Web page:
The most original portion of Colorado Boulevard ran from Orange Grove Boulevard to Broadway, now Arroyo Parkway. This portion of the street always contained many shops, banks, hotels, and major commercial industries. By the late 19th century, this part of Colorado had become so popular, it was becoming a traffic bottleneck, and as early as May 1900 there were public outcries to the City Council to widen the road. It wasn't until 1929 that the City undertook the major and unprecedented task of cutting back the buildings along Colorado 14 feet (4.3 m) on each side. This undertaking created a monumental amount of legal red tape as well as many engineering dilemmas which were handled with amazing results. At the same time many of the Victorian facings on the buildings were replaced with Spanish and Art Deco designs.

The Colorado Street Railway began operations in Pasadena on November 9, 1886, bringing mass transit to the street via the new horsecar service.[2] The line was electrified in 1903 and was eventually absorbed into the Pacific Electric system. The Lamanda Park Line and other local services operated in the center of the roadway until January 19, 1941.

Colorado Street and Colorado Boulevard carried pre-1964 Legislative Route 161 from its west end to the merge with Huntington Drive (via Colorado Place). This was signed as State Route 134 west of Figueroa Street, U.S. Route 66 Alternate (US 66 before the end of 1940) from Figueroa Street to Arroyo Parkway, and U.S. Route 66 from Arroyo Parkway to Huntington Drive.

In 1954, the Colorado Freeway was opened between Holly Street in Pasadena and Eagle Vista Drive and Colorado Boulevard in Eagle Rock to help alleviate traffic congestion due to the narrow Colorado Street Bridge over the Arroyo Seco. The new freeway connected the two communities until 1971, when the entire freeway was closed and upgraded, as well as partially rerouted as the new Ventura Freeway. A short segment of the original Colorado Freeway remains as an on-ramp/off-ramp between Colorado Boulevard in Eagle Rock and the Figueroa Street off-ramp of the present Ventura Freeway.

In the 1964 renumbering, LR 161 remained State Route 134 west of Pasadena, though this was being moved to the new alignment (now the Ventura Freeway); until the freeway was completed through Pasadena in the mid-1970s, Colorado Boulevard was still signed as State Route 134 between Orange Grove Avenue and Arroyo Parkway. Through and east of Pasadena, LR 161 became State Route 248, but was signed as US 66 and continued east on Huntington Drive to the interchange with Interstate 210 (Foothill Freeway) in Monrovia. In 1965, this was to be deleted when I-210 was completed.[3]

The US 66 shields began to come down along the length of Route 248 in 1975, soon after Interstate 210 was completed through Pasadena. SR 248 was never signed as such, though it did appear on some maps in the 1970s and 1980s. The segment within the city of Pasadena was deleted from the state highway system in 1986. The rest was removed in 1992.[3] Along with the moving of SR 134 to the Ventura Freeway, this resulted in Colorado Street and Colorado Boulevard becoming a local road.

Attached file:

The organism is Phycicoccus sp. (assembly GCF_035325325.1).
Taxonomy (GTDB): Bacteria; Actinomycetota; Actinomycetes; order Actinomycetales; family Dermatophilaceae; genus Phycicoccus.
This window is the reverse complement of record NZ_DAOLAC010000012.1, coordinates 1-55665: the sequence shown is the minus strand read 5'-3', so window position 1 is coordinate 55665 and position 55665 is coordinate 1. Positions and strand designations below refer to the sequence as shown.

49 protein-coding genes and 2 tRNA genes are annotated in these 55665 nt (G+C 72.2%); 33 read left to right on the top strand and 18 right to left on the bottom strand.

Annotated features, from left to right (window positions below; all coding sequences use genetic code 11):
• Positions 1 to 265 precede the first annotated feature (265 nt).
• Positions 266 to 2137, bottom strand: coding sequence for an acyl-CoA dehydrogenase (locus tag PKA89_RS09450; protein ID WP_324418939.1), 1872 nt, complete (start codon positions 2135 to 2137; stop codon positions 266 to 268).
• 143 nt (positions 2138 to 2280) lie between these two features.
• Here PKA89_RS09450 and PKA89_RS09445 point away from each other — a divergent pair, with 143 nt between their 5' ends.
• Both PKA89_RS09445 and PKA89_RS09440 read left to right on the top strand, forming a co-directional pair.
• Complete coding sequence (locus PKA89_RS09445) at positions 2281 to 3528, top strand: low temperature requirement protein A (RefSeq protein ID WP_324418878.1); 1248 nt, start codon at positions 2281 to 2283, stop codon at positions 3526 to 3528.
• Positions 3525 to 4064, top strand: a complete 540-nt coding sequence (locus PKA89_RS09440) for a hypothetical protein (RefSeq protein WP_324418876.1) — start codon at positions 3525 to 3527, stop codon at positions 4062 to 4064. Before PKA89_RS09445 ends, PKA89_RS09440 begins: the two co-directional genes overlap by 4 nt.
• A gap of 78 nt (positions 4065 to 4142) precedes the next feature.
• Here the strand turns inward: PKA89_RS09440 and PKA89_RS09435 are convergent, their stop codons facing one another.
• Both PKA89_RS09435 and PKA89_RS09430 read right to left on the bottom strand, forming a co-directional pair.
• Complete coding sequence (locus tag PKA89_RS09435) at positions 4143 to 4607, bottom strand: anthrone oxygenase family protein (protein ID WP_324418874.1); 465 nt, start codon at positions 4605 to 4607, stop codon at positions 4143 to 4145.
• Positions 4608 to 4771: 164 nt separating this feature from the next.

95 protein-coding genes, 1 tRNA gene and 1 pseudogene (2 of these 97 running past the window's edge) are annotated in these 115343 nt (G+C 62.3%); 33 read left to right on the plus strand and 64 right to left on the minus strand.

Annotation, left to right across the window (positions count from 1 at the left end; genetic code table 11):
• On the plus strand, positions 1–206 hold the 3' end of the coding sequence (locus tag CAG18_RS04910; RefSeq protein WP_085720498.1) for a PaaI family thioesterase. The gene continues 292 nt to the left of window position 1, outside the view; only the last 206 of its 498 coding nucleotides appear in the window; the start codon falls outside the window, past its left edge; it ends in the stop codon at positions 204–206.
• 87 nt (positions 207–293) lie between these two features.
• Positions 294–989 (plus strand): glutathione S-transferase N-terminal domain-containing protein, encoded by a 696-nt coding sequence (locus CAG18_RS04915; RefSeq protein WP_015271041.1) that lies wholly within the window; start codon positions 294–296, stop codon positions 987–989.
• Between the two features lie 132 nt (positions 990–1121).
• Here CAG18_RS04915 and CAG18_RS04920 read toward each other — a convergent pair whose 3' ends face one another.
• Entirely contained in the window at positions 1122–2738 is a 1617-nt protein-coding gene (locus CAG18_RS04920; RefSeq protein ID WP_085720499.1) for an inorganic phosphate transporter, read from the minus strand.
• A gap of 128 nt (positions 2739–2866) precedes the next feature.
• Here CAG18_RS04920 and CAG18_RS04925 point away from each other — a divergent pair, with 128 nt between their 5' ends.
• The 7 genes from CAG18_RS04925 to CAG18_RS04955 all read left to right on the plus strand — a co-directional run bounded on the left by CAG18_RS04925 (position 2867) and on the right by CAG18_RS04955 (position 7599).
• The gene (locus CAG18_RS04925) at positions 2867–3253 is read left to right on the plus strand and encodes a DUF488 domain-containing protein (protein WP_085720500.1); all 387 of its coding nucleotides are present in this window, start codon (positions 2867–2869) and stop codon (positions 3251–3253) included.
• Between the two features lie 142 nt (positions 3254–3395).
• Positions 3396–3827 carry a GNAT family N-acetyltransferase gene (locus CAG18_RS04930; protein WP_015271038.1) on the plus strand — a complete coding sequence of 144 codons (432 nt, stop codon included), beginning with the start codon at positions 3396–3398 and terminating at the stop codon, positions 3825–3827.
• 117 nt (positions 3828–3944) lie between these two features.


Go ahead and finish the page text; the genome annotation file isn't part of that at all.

Colorado Boulevard is served by several bus routes, operated by Metro and suburban systems. Metro Local line 180 serves most of Colorado Boulevard, running between Hollywood and Pasadena.[4] Also, Foothill Transit line 187 serves parts of Colorado Boulevard, beginning in Old Pasadena. LADOT DASH Eagle Rock/Highland Park serves most of Colorado Boulevard in Eagle Rock.[4] Glendale Transit line 6 serves Colorado Street in Glendale.[5]

Metro has identified Colorado Boulevard as a potential bus rapid transit corridor, part of a line between North Hollywood station and Pasadena approved in 2016's Measure M. The bus rapid transit project would need to include removable components to allow for the annual staging of the Rose Parade.[6] Some local residents fear increased traffic congestion due to the proposed bus rapid transit route, while others support increasing access to high-quality transit.[7]

In popular culture

The street is mentioned in the 1964 Jan & Dean single The Little Old Lady (from Pasadena), with the protagonist described as the "terror of Colorado Boulevard."

In S05E13 of The Big Bang Theory, Sheldon says to Leonard: "It’s not about you. It’s about a poor immigrant from Pakistan trying to make his way in America by working the graveyard shift at the Colorado Boulevard Chevron", When talking about the gas station across their road.


  1. ^ Masters, Nathan (October 2, 2013). "CityDig: Pasadena's Colorado Boulevard in 1880". Los Angeles Magazine. Retrieved October 3, 2017.
  2. ^ "Our Neighbors". Los Angeles Times. November 10, 1886. p. 2. Retrieved 15 February 2022 – via
  3. ^ a b Faigin, Daniel P. (September 9, 2017). "Former State Route 248". California Highways. Daniel P. Faigin. Retrieved October 4, 2017.
  4. ^ a b Los Angeles County Metropolitan Transportation Authority (June 25, 2017). Bus and Rail System (PDF) (Map). Scale not given. Los Angeles County Metropolitan Transportation Authority. Retrieved October 3, 2017.
  5. ^ City of Glendale (January 24, 2012). Glendale Transit Map (Map). Scale not given. City of Glendale. Retrieved October 3, 2017.
  6. ^ Scauzillo, Steve (March 23, 2017). "New busway from North Hollywood to Pasadena moves step closer to reality". San Gabriel Valley Tribune. Retrieved October 3, 2017.
  7. ^ "Eagle Rockers Have Proposed Bus Rapid Transit Worries, Too". Pasadena Now. June 22, 2019. Archived from the original on November 25, 2019. Retrieved December 5, 2019.